How to graft tomatoes

by Stephanie Suesan Smith on March 30, 2011

As I mentioned in my last post, Territorial Seed Company is now selling grafted tomatoes.  According to research being done by Ohio State University, tomatoes that are good to eat can be grafted onto rootstock that is disease resistant and they will grow well and produce more tomatoes than ungrafted plants.  This is important to market growers who often have problems with diseases because they grow large fields of tomatoes year after year.

So how do you graft a tomato?  Very carefully.  First, you grow the seeds out as you normally would, in a greenhouse or your home.  For the rootstock, most people use either “Maxifort” or “Beaufort.”  Maxifort seems to be the better of the two, so I will refer to it as the rootstock for the rest of the article.  It is a good, vigorous grower but produces terrible tasting tomatoes.

You also need to grow plants of the type you want to get tomatoes from.  Many people are growing heirloom tomatoes that are not disease resistant but produce good tasting tomatoes.  When grafted onto the disease resistant root stock, they grow just fine.

The diameter of the rootstock plant and the scion, or graftee, must be the same where the graft is done.  Otherwise, the graft doesn’t heal and the plant dies.  There are three main methods of grafting:  tongue approach, cleft grafting, and tube or Japanese grafting.

With cleft grafting, you start the rootstock seeds 5-7 days before you start the scion.  When the plants have four or five leaves, cut the top half of each plant off.  Make a notch in the top of the rootstock plant.  Trim the bottom of the stem from the scion into a wedge.  Put the wedge into the cleft, gently.  Hold the plants together with a grafting clip.  Other clips either have too much tension or not enough.  Remove the clip in 7-10 days.

Tube grafting is the type of grafting most often done for commercial tomato production.  That is partly because it can be done as soon as the plants are physically big enough for you to handle.  In order for you to do it, you will need to sow your rootstock 1-2 days prior to the scion.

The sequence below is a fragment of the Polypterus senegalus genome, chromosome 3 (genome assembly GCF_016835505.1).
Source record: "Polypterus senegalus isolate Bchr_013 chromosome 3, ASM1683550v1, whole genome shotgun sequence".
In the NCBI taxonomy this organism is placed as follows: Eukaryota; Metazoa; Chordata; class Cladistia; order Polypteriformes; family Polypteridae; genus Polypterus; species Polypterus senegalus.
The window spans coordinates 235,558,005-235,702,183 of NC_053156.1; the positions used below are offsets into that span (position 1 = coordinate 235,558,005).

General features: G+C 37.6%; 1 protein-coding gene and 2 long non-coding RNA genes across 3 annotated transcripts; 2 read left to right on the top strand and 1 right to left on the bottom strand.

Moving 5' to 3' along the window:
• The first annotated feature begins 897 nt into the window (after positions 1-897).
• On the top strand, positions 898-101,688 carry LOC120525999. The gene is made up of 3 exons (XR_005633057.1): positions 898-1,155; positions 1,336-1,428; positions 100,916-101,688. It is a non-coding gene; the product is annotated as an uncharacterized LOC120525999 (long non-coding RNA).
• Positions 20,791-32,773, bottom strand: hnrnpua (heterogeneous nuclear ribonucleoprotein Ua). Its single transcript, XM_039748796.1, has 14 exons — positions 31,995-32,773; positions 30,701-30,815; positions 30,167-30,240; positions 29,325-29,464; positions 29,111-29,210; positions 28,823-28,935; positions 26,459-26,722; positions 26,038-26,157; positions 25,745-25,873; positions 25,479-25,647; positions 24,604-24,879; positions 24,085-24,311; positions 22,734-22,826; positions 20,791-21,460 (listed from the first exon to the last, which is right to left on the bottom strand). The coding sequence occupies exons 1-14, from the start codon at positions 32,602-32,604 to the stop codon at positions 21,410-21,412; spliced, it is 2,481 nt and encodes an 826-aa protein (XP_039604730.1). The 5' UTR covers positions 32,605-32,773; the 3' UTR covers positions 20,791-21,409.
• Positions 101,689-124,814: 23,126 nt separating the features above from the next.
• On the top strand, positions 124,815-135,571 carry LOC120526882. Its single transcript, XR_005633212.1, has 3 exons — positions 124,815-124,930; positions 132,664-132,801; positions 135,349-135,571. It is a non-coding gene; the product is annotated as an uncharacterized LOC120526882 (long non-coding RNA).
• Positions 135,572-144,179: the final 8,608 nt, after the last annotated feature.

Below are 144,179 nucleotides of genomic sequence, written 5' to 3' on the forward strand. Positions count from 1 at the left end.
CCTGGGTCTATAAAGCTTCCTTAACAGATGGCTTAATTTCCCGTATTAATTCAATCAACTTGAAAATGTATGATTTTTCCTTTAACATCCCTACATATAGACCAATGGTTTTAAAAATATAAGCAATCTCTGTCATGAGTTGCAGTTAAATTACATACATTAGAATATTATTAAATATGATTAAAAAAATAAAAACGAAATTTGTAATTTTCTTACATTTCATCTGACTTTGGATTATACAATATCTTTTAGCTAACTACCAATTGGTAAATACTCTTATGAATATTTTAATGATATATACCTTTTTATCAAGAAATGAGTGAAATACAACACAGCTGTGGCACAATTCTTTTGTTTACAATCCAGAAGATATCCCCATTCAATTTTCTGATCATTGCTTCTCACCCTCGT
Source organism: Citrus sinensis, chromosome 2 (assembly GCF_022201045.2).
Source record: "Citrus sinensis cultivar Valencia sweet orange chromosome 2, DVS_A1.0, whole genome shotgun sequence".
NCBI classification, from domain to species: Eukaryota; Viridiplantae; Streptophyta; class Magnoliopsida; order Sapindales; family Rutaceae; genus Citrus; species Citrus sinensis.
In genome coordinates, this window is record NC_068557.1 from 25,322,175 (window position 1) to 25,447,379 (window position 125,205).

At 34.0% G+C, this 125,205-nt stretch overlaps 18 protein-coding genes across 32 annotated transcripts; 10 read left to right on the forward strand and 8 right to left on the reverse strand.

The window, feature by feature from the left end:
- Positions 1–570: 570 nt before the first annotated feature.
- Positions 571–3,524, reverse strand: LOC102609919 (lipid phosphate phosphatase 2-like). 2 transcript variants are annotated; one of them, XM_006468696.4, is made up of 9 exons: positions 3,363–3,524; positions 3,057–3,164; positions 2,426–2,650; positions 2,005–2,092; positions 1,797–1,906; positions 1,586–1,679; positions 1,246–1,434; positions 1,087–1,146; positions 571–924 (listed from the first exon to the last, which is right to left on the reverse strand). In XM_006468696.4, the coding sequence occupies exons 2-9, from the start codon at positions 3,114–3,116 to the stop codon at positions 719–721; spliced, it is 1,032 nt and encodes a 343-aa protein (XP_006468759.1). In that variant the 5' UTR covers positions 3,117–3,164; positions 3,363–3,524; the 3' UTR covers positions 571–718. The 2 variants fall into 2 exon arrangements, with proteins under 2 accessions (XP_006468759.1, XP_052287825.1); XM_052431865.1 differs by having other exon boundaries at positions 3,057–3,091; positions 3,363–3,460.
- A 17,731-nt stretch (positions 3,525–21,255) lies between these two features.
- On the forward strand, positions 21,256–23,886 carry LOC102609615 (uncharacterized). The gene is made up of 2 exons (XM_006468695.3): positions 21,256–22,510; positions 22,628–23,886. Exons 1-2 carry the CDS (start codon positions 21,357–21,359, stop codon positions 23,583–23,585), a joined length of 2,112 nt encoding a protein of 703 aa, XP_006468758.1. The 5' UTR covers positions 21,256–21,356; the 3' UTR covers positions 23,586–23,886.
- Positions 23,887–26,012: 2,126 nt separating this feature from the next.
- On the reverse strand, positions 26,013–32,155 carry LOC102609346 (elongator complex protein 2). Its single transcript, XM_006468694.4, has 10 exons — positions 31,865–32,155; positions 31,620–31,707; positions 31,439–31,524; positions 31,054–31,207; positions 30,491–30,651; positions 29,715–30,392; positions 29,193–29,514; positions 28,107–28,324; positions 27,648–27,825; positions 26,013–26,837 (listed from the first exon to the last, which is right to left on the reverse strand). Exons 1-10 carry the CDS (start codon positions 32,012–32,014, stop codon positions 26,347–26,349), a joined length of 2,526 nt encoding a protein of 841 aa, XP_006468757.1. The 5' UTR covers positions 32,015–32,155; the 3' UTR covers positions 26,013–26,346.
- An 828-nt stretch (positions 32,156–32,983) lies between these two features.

Cut the rootstock at a slant and discard the top.  Cut the shoot in a matching slant and discard the bottom.  Place the two ends you keep in direct contact with one another, being careful to line them up so the tubes that carry water and nutrients to the leaves and energy to the roots match.  Clip together

Finally, the tongue approach involves bigger seedlings in the 14-21 day range.  Cut off the top of the rootstock.  Cut a chunk out of the side of the scion plant, not too deep.  Then insert the end of the rootstock into the chunk.  Clip the plants together.  The scion is still potted, with roots.  In 3-4 days, pinch the stem of the scion below the graft.  Wait another 3-4 days, then cut the bottom stem of the scion off below the graft.

With the cleft and tube methods of grafting, you must place the tomatoes in a fairly dark area and keep them moist so they can heal.  They need around 86 degrees F and 95% relative humidity for optimal healing.  This takes 4-5 days.  The plants must be gradually reintroduced to the regular environment and they are usually in the greenhouse 7-8 days after the graft.

When you get a grafted tomato, or make one, and you plant it, there are some things to remember.  Keep the graft well above the soil or the scion will try to root.  The graft area is fragile, so be careful and stake the tomato.

The bottom line on grafted tomatoes is that if you are not too picky about tomatoes, grow the conventional kind and enjoy the taste of homegrown tomatoes.  If you are a tomato connoisseur, you might buy some grafted tomatoes and see how you like them.  If you fall in love with them, then you can learn to graft them.  Otherwise, unless your livelihood is at stake, it seems like a lot of trouble and expense for not that must gain.

At present, Territorial Seed Company is the only place selling these plants retail.  I have not dealt with these folks, so cannot say one way or another about their service or products.  Let me know if you get some of these tomatoes because I am interested in how they do.

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Available in print or ebook from or other retailers, this book walks you from choosing the site of your garden all the way through what to do after the harvest. Buy a copy for yourself or a friend today! 

{ 2 comments… read them below or add one }

Laara May 26, 2011 at 12:02 pm

Betterheirlooms website also offers supplies for home gardeners to try their hand at tube grafting. Three thing you need to be really mindful of is to do tube grafts when the seedlings are very small — just a couple of pairs of true leaves — Second, the diameters of the two stems must be identical in size. Third, keep the humidity very high while the grafts heal. You can do this with small numbers of seedlings by placing them inside a tightly closed plastic bag in a dark room or closet. Set the container of seedlings on an outer tray covered with warm water before you close the bag with clips or clothespins to establish a very humid environment. After 4-5 days, gradually introduce them to normal light and humidity over 2-3 days. Good luck with grafting!


Stephanie Suesan Smith May 26, 2011 at 2:51 pm

Thanks for the information. Sounds like you have done this a lot.


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